The Oblate Historical Dictionary, Vol. 2, tells of the establishment of the first Oblate community in America, 175 years ago, at Saint-Hilaire, Quebec, Canada.

The first Oblate community settled in Saint-Hilaire, province of Quebec, in 1841. There had been a meeting in Marseilles on Sunday, June 20, 1841, between Bishop Ignace Bourget of Montreal and Bishop Eugene DE MAZENOD, Founder of the Missionary Oblates of Mary Immaculate and the outcome of that meeting was that six Oblates were sent to Canada. Father Jean-Baptiste HONORAT was chosen as superior of this first Oblate community in Canada. His companions were: Fathers Adrien TELMON, Jean BAUDRAND, Lucien LAGIER and the Brothers Basile FASTRAY and Louis ROUX. Having sailed from Le Havre, they arrived in New York, aboard the ship Utica, on November 25, 1841 and they knocked on the door of the bishop’s house in Montreal on Thursday, December 2. They were welcomed by the young priest, Father Damase DANDURAND, secretary to the bishop. This young priest was to become the first Canadian Oblate the following year.

Bishop Bourget assigned the Oblates to Saint-Hilaire. The records of this mission opened in 1799. The parish was erected canonically on February 24, 1827 and the first pastor, Father Jacques Odelin was appointed in 1831. He died in office on June 9, 1841. On December 7, 1841 the Oblates arrived in the parish, which is about thirty-five kilometres east of Montreal, at the foot of a hill, which bears the same name. It is on the eastern shore of the River Richelieu. As well as the parish, Bishop Bourget put the Oblates in charge of the pilgrimage shrine of Mount Saint-Hilaire. A huge cross, about thirty metres in height, had been erected on the summit of the hill. It was blessed on October 6, 1841. On that occasion, Bishop Charles de Forbin-Janson, who was visiting the Americas at that time, preached to a crowd of about 15.000.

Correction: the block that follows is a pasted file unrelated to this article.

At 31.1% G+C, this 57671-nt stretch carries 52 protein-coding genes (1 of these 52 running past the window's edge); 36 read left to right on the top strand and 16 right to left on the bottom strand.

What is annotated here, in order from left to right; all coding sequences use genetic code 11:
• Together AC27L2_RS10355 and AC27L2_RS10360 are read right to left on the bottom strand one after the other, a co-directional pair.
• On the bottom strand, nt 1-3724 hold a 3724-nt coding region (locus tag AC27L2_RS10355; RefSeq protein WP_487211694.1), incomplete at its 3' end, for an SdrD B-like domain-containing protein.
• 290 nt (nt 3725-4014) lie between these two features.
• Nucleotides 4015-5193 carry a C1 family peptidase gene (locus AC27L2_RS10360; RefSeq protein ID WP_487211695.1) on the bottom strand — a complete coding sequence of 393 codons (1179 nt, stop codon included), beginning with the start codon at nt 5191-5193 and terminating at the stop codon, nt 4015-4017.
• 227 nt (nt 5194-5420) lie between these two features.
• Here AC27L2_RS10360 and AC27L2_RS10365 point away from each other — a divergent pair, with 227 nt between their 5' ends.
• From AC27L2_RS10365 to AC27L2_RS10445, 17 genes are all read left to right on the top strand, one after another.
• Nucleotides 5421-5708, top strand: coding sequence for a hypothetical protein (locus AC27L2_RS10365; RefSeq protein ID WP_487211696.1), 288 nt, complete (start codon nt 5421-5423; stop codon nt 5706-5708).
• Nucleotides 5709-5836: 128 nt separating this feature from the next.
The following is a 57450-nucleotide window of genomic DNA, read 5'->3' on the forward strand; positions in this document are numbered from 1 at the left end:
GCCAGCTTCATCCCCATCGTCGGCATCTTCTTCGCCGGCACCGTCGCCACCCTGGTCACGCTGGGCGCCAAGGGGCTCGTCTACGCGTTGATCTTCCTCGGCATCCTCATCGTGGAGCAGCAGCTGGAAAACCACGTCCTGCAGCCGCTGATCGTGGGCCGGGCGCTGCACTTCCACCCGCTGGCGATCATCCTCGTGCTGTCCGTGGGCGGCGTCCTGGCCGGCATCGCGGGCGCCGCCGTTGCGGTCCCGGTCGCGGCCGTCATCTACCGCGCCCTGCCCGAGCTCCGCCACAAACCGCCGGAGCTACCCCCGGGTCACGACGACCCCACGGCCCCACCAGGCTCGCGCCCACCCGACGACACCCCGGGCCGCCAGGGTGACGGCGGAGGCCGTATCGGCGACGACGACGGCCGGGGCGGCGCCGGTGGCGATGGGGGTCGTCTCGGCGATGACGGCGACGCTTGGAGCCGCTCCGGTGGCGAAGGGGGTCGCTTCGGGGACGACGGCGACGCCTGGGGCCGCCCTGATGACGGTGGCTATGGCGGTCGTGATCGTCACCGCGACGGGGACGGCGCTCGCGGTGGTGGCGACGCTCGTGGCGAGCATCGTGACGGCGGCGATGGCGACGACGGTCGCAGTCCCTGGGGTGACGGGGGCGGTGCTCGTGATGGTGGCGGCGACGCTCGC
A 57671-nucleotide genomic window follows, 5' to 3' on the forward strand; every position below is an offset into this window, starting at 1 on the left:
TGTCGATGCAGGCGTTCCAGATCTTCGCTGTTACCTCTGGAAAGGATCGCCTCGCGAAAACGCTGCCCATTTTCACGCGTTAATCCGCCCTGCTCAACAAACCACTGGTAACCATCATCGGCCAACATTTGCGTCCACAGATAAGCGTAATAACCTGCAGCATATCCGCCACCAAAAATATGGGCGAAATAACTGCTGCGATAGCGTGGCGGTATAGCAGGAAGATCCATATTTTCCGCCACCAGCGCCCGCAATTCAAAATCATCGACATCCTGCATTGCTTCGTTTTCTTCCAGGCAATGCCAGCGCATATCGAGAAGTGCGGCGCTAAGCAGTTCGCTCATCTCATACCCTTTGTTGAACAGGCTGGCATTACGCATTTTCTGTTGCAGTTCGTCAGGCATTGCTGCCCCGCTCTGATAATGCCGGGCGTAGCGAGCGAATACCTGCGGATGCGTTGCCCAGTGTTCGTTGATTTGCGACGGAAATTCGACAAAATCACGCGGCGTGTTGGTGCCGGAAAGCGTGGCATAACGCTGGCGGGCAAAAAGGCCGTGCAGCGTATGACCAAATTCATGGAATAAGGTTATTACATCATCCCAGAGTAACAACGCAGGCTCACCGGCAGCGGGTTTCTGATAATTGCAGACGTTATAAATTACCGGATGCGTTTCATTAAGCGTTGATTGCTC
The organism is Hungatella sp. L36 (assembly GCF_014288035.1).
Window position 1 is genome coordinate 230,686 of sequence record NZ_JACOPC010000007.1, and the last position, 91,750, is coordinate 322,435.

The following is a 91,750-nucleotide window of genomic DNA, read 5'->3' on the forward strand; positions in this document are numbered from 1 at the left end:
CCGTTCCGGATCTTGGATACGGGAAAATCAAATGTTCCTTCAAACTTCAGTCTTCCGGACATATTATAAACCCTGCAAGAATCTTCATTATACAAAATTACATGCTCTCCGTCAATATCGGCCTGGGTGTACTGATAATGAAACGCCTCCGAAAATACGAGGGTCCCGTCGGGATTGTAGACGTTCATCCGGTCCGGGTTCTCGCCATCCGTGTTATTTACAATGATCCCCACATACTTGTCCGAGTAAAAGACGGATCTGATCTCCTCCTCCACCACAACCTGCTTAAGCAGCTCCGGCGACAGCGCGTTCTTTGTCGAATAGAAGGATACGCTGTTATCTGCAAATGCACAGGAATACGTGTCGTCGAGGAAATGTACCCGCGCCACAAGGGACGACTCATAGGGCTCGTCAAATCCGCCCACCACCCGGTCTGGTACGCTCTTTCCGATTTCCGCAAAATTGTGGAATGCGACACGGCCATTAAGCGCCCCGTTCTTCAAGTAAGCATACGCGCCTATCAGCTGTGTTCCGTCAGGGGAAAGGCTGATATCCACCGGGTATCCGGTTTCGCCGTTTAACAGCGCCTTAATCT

The first mission preached by the Oblates in Saint-Hilaire was held from December 12 to 25, just a few days after their arrival. They went to Saint Vincent de Paul for the second mission from December 23 to January 6. Another mission was given in Beloeil from December 28 to January 26. Afterwards the Oblates preached in Boucherville, in the eastern area and in Saint-Denis-sur-Richelieu. From March 14 to April 5, 1842, Fathers Honorat, Lagier, Baudrand and the novice, Dandurand, gave a mission in Longueuil.

The first novitiate in Canada was established in Saint-Hilaire and the first novice was the young Father Damase Dandurand. Louis Riel began his novitiate on June 3, 1842 as a coadjutor Brother. He left shortly afterwards. On January 21, 1844 he married Julie Lagemodière. Their son, Louis, born on October 22, 1844, became the famous defender of the rights of Métis in Western Canada. Apart from these two, there were no other novices in Saint-Hilaire.

The Oblates left Saint-Hilaire for Longueuil in August 1842. Father Lucien Lagier continued his ministry in the parish until May 1843. The altar on which the Oblates celebrated Mass is still preserved in the sacristy of the parish church. (Normand MARTEL)